Workers in many urban areas have recently tangled with unsupportive business leaders and politicians to enact paid sick leave ordinances (PSLOs). Just last week in New York, a paid sick leave bill passed after three years of back-and-forth between city officials and workers’ advocates, though Mayor Bloomberg has vowed to veto it.
Meanwhile, San Francisco’s paid sick leave policy is in its sixth year. Voters approved San Francisco’s PSLO in November 2006, making it the nation’s first law allowing all workers, including part-time workers, to earn and use paid sick days. Washington, D.C., Portland, Seattle, Philadelphia, and now New York have since joined San Francisco as the only cities in the nation with paid sick leave ordinances. Connecticut, meanwhile, has a statewide paid sick leave policy, the only one of its kind in the nation.
San Francisco’s PSLO allows workers to earn paid sick days after three months on the job, to earn up to a maximum of five days per year in small firms and nine days per year in larger firms, and to use those days for their own health needs as well as those of other family members (including a “designated person”).
Though the details of various PSLOs vary, San Francisco’s policy can help us understand the effect paid sick leave has on employees and employers. According to a 2011 study by the Institute for Women’s Policy Research (IWPR), which is based on a survey of nearly 1,200 employees and more than 700 employers in San Francisco, the city’s paid sick days policy has benefited employees without reducing employer profitability. The report found that under the policy, 59,000 San Francisco workers who had not previously had paid sick days started receiving that benefit. That’s 17 percent of the city’s workforce.
More than half of the San Francisco employees who now have paid sick days reported that they’d experienced some benefit because of the law’s passage: they were better able to care for their own health or the health of a family member, their employer increased their number of sick days because of the ordinance, or their employer became more supportive of employees using sick days.
The IWPR report found that single mothers and workers with chronic health conditions are most likely to report needing paid sick days. Women workers, as a broad group, were found to be somewhat more likely than the average worker to need paid sick days.
Jennifer Piallat is the owner of Zazie, a popular San Francisco restaurant. Since Piallat purchased the restaurant eight years ago, she’s worked to establish good working conditions for her employees. But when she first heard about a proposed city paid sick leave ordinance (PSLO) in 2006, she balked.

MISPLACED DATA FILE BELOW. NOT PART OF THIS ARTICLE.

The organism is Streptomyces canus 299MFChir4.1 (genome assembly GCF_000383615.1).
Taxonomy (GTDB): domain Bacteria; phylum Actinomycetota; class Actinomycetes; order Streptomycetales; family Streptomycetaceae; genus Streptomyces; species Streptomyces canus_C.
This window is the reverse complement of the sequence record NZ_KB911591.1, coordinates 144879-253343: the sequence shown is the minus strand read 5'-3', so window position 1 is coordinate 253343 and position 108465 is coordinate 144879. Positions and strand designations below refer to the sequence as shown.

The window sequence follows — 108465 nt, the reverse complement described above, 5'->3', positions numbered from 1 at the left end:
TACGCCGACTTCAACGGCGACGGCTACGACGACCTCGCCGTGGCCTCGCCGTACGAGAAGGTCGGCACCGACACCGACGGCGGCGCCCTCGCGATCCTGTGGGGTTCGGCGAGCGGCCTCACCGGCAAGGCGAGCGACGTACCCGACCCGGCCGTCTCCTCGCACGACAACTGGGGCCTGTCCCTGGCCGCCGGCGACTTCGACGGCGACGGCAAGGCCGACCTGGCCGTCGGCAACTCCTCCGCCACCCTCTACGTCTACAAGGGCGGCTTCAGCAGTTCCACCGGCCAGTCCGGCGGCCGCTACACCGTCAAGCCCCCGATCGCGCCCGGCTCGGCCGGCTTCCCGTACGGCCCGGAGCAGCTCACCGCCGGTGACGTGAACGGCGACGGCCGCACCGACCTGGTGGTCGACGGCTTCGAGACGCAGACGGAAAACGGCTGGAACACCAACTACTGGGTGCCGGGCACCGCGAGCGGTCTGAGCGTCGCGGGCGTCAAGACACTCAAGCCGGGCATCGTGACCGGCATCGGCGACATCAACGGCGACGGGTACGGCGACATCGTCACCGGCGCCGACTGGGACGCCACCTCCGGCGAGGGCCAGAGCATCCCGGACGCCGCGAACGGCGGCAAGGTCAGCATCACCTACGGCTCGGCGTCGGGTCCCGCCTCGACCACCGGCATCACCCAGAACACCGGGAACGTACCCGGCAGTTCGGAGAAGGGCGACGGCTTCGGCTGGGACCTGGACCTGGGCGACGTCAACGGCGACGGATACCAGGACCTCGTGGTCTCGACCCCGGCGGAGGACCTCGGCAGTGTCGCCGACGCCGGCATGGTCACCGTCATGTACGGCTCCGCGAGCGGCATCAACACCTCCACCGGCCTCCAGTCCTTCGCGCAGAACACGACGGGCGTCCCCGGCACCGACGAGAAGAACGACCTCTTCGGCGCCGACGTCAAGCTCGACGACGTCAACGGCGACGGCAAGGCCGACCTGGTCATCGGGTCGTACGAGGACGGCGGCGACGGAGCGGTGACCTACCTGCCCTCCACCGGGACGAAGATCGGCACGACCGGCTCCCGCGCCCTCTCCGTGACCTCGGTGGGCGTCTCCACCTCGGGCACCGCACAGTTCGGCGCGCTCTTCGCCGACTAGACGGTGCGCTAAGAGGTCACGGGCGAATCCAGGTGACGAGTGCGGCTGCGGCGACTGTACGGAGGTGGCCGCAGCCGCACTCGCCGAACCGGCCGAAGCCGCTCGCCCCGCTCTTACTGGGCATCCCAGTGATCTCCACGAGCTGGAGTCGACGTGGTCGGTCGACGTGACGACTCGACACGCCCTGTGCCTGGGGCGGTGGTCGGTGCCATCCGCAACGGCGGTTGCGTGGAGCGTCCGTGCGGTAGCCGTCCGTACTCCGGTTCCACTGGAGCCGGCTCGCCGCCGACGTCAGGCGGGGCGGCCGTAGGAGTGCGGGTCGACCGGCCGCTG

“I thought the sick day ordinance could become an excuse for my servers or other employees to call in sick at the last minute and leave shifts unstaffed,” Piallat said. “Turns out, that hasn’t been a problem at all.”
Nor has the ordinance cost her nearly as much money as she originally expected. Piallat anticipated paid sick leave for her 32 employees would cost $35,000 per year, but since 2006 she hasn’t spent more than $7,000 per year total on her employees’ sick leave.
Several of Piallat’s employees have needed sick days for serious health concerns; one of her servers recently suffered appendicitis and another a kidney infection. One Zazie server, Diana (who asked that I not reveal her last name), used sick leave when she caught the flu. “Knowing that I had access to sick pay gave me some peace of mind and allowed me to focus on healing rather than the financial loss and the added pressure missing work brings,” she told RH Reality Check. “I have worked for employers without sick pay in both San Francisco and New York City, and that made me reluctant to call in sick.”
BiRite Market is another San Francisco business that has been enthusiastic about the city’s paid sick leave policy, not just because it’s good for its workers, but also because of how the policy reflects on the business as a whole. “We are super proud to have this initiative in our city,” Paula Brannon, human resources director at BiRite, told RH Reality Check. “We firmly believe taking good care of our employees reflects well on our guests, and we want to make sure we have a healthy work environment.”
Though several attempts by RH Reality Check to find a San Francisco business owner who would go on record opposing the law failed, many business owners spoke out against the bill before and soon after it was passed, citing concerns about rising costs and employees who might abuse the benefit.
However, most employee complaints arising from the city’s PLSO have been resolved with ease. Between February 2007 and December 2012, the San Francisco Office of Labor Standards Enforcement received 305 complaints—an average of about 4.4 complaints per month—from workers about employers’ failure to comply with the ordinance. Most cases were resolved fairly easily, and no paid sick leave ruling has ever been appealed. Over 100 of the complaints resulted in back wages and penalties totaling about $194,000.
Piallat’s experience shows that complying with a paid sick day ordinance may not cost as much as employers think it will. In fact, paid sick days should be considered an investment. The IWPR report points out that when employees work while they’re sick, they are less productive and more likely to infect colleagues and customers, which can yield much higher employer costs down the road.
Opposition to paid sick leave will likely persist in some U.S. cities, while the national movement for paid sick leave works to emphasize the public health benefit of paid sick time. Piallat, who was a server for many years before becoming a restaurateur, understands the public health concern all too well. “One sick server could get 120 people sick,” she said. “They’re touching glasses, silverware. Having people work in a kitchen or wait on you when they’re ill does not make sense.”